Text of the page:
Release of the 2020 LAHSA Greater LA Homeless Count Results

Today, the Los Angeles Homeless Services Authority (LAHSA) released the results of the 2020 Homeless Count and it shows a 13.6% (41,290) rise in homeless in the City of LA and a 12.7% (66,433) increase across the County of LA. In 2019, the rehousing system helped 22,769 people get into permanent housing, which is an unprecedented and impressive increase in placements. But, the sad reality is that more Angelenos are falling into homelessness than ever before. Though the council district specific numbers won’t be available for a few more days, it’s projected to show that the West Valley still has among the lowest homeless population compared to other communities in the city, but that doesn't negate the very serious humanitarian and quality of life crisis we still face.
 
We must do better to meet the need for shelter, permanent housing and services and I am hopeful that a negotiated settlement or district specific consent decree will enable a quantum leap in progress. I have had several meetings with Federal Judge David Carter who is presiding on the case that could yield this outcome, and a first step injunction which will enable us to provide shelter for those living under the freeway underpasses and simultaneously keep those underpasses clear is close at hand.
 
One thing remains very clear, we need more housing. Renters in LA County need to earn $41.96 per hour — 2.8x the City of L.A. minimum wage or about $87,000 per year — to afford the average monthly asking rent of $2,182. According to the 2020 CA Housing Partnership report, LA needs 509,000 new affordable housing units to meet current demand.
 
It’s a good step that 18,395 people experiencing homelessness in L.A. County were sheltered, up from 14,722 the previous year, a 27% increase. The impact of the “A Bridge Home” program was seen in the 39% increase in the City of Los Angeles sheltered population, from 8,944 to 12,438. Additionally 700 Permanent Supportive Housing units (PSH) came on line this year and 2,360 more units will open in the next 12 months.
 
However, here are some very troubling insights the report outlines:
 
• 20% increase in seniors 62+
 
• 45.7% increase in families
 
• 59% of newly homeless cite economic hardship as main reason
 
• 35% of unsheltered adults 18+ have a history of domestic, intimate partner and other sexual violence
 
• 19% increase in transition-aged youth (18-24)
 
• 555,105 of LA households are severely rent burdened
 
• 80% of unsheltered Angelenos have lived here for more than five years and two-thirds of unsheltered Angelenos became homeless in Los Angeles County
 
• There are glaring racial discrepancies as 8% of the overall population is black, but black people represent 34% of the homeless community
 
• Also this year LAHSA restructured survey questions on substance use while confirming previous estimates of mental health conditions. 14,284 unsheltered people (32%) report substance use, roughly double the prevalence under the previous methodology. 26% of unsheltered, or 11,711 people, report long-term mental health conditions.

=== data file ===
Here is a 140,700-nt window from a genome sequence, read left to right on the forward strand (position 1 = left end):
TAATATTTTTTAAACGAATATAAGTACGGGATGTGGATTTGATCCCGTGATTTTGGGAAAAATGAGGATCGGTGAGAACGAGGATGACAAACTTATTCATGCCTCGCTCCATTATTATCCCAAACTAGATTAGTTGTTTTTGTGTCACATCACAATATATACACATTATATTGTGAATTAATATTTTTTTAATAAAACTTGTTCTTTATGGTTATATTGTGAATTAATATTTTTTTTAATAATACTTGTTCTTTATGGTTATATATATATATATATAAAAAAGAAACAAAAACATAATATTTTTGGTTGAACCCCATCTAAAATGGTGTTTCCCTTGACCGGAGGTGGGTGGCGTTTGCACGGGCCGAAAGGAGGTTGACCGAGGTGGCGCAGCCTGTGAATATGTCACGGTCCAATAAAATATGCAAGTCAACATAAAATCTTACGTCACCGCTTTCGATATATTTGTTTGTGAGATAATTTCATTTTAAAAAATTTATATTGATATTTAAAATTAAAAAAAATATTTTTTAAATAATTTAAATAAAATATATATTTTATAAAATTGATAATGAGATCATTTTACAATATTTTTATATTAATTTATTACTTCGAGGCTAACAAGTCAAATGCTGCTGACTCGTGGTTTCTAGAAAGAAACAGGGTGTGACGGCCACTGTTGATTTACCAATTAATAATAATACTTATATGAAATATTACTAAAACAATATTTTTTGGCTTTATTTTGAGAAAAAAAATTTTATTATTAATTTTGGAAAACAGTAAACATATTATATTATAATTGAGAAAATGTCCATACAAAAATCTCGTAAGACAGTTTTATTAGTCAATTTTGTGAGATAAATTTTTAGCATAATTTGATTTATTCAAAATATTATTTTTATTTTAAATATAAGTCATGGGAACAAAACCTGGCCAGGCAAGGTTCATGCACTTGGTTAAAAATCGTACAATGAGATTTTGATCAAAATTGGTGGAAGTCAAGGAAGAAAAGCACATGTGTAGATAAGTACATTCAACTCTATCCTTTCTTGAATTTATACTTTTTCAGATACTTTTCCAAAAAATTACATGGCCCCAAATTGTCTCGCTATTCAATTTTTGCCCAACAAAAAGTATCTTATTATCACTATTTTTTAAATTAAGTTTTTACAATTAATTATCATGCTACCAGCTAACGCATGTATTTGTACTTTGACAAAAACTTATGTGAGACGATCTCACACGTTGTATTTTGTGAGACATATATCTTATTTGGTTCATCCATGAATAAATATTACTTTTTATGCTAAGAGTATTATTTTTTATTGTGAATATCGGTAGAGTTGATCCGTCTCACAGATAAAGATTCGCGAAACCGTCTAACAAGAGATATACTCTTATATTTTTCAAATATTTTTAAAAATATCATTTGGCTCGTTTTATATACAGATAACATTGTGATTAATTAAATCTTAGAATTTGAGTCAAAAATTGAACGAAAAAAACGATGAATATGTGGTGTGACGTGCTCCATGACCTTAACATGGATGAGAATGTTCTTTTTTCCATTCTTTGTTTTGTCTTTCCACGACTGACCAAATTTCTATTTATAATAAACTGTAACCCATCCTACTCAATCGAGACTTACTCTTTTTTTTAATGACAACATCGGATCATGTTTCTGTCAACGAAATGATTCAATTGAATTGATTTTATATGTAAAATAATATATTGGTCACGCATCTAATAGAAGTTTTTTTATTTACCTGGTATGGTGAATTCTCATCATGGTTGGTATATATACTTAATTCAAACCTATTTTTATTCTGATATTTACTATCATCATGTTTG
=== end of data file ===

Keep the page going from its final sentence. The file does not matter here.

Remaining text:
Over the past few years we have brought more services to the West Valley and secured more housing, but it’s obviously far from enough. We have our innovative drug treatment program with Providence Tarzana Medical Center and Tarzana Treatment Centers which is helping homeless people with drug and mental health issues turn their lives around; we finally started construction on our Bridge Housing site; we secured funding for a new permanent supportive housing property in Canoga Park; we opened Safe Parking LA in the lot behind our district office; we moved LAHSA into an office in the West Valley Municipal Building so they can easily answer calls for help in our community; and we’ve gotten affordable housing included in numerous projects throughout the district, including a recent commitment by Unibail-Rodamco-Westfield for 5% very low income units and 5% workforce housing units in their massive Promenade 2035 project.
 
The most affordable and efficient way to address homelessness is to help people not become homeless in the first place. We need to double down on our efforts and not be afraid to think outside the box. The recently announced $100 million Covid-19 related rental assistance program currently being considered by the Council is such an idea. We must continue encouraging the construction of more units and incentivize the housing we desperately need, like permanent supportive and affordable. It’s critical to partner with LA County and other service providers to continue to get people the mental health and drug care they require. As I’ve said before, it took decades to get where we are now and if we don't rise to the moment then we will continue to see despair and tragedy on the streets of our neighborhoods.
 

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